May 16 – Digital cometh
Any discussion on the digital revolution, must start with what impact technology and most importantly mobile and tablets will have on consumer behaviour. It is important to recognise that there are only three key components in most property transactions. There is the house itself, a customer and a lender. All else falls off the back of these core participants. The customer must be the fulcrum for change.
In any intervention in the property and mortgage market, the developer must be clear about who from the value chain this is designed to assist. Solutions will impact a number of participants; the estate agent, surveyor, solicitor or conveyancer, lender, insurer, broker or consumer. Development will have to be done in a way that smooths the journey, delivers better data and outcomes, and improves the value bring offered. Value can be measured in a number of ways – price, certainty, time, quality, consistency or convenience.
Additionally, these are heavily regulated transactions and activities which require disclosure prior to commencing activities and good audit trails to evidence compliance. From the customers perspective they are looking for a wide and complex range of assistance, from information, to advice and even support as they progress through the transaction.
The second core phase has to be to allow as much direct input of data and uploading of supporting information into the application and underwriting process as possible. This should be capable of being developed for use both by brokers and consumers. The use of Inland Revenue information and returns by direct upload, employer confirmations of salary, uploading of bank account data and credit bureau information would speed the administrative elements of the underwriting process.
The real challenge for the developers of today is how far they can go to deliver a genuine advice package. Taking customer responses to term, rate type, amount, value of property, certainty, risk, and matching these to the priority of the customer is something the human brain can do, but requires complex algorithms to be built into software. We already have Trussle and Habito with more to follow. Whilst many will argue that these are not the real deal, they are the start of a journey. All initiatives follow a bumpy road and it may not be the early innovators that win, but the followers will learn, adapt and improvise to improve.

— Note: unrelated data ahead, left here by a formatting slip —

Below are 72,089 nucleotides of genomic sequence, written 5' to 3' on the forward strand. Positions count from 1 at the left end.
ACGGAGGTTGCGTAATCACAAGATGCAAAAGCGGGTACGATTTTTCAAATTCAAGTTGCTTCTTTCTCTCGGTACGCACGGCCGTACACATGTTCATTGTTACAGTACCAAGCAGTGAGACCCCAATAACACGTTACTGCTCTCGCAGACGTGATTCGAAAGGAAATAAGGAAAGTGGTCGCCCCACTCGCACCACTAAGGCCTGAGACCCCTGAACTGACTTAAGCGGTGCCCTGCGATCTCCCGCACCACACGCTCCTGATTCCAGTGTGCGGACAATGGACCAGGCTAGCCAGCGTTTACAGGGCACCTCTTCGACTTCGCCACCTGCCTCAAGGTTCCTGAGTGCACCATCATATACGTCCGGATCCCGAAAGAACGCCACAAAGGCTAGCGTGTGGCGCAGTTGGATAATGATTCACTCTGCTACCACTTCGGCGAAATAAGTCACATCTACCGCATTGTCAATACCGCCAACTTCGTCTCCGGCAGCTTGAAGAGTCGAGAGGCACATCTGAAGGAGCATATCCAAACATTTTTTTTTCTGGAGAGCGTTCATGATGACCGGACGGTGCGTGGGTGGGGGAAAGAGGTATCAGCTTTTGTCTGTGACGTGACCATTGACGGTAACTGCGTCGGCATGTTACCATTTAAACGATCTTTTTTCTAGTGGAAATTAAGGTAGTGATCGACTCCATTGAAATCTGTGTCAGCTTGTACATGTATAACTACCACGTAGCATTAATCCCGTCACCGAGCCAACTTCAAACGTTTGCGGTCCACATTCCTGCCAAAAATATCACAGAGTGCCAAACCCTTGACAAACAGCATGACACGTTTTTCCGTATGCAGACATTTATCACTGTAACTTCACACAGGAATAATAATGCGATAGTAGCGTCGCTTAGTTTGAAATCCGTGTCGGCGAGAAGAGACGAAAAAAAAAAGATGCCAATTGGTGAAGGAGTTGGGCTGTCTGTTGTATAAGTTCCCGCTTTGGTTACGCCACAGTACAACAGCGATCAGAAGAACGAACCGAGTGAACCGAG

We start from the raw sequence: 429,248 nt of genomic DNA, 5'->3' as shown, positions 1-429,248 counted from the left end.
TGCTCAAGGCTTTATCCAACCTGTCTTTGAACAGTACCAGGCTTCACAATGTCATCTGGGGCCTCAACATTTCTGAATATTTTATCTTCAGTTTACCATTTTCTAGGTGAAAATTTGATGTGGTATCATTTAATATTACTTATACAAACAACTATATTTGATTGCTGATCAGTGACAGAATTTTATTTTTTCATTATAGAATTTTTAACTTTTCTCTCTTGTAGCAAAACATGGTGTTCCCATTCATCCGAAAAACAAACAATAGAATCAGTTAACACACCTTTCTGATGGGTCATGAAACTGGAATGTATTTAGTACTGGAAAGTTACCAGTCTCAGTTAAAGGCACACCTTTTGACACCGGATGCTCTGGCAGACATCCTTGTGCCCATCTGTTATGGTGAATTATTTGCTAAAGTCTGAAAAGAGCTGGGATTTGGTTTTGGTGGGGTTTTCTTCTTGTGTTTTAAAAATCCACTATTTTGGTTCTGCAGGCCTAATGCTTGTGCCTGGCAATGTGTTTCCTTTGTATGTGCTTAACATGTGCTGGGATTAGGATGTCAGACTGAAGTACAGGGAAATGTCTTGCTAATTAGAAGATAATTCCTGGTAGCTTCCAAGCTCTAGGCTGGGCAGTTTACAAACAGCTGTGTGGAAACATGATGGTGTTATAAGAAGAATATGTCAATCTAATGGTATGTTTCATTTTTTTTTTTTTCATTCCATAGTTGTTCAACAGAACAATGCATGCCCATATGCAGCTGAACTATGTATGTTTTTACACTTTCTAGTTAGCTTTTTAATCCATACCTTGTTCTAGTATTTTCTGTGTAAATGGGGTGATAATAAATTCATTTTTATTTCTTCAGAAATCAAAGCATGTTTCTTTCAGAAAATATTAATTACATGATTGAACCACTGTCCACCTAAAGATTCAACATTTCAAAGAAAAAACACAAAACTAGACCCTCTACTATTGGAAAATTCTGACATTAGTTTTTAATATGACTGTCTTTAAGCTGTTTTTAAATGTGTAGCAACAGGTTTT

In a world where 70% of mortgage transactions are initiated via intermediaries, the lack of any commonly agreed approach to data across lenders and their broker partners remains a barrier to innovation. The need to be flexible to give each lender the data in their own structure will limit how far any digital provider can go. Indeed all consumer research to date appear to want automation of the data capture and processing, but at some point in the product selection, virtually all consumers want another human to interact and provide confirmation that the solution being proffered is the right one.
However the largest brake on charge is still likely to be regulatory. Whilst innovation hubs and sandboxes will assist in bringing change, there are risks inherent within lending that makes it a different transaction from investing or insuring. The prudential regulator needs to have certainty that lenders’ capital is not being put unduly at risk. The lender decision to lend will still have to be carefully assessed and the consumer remains tied for now to advice from a human. The opportunity today appears to be automation of process, driving down costs – but we should not ignore that the consumer will dictate.
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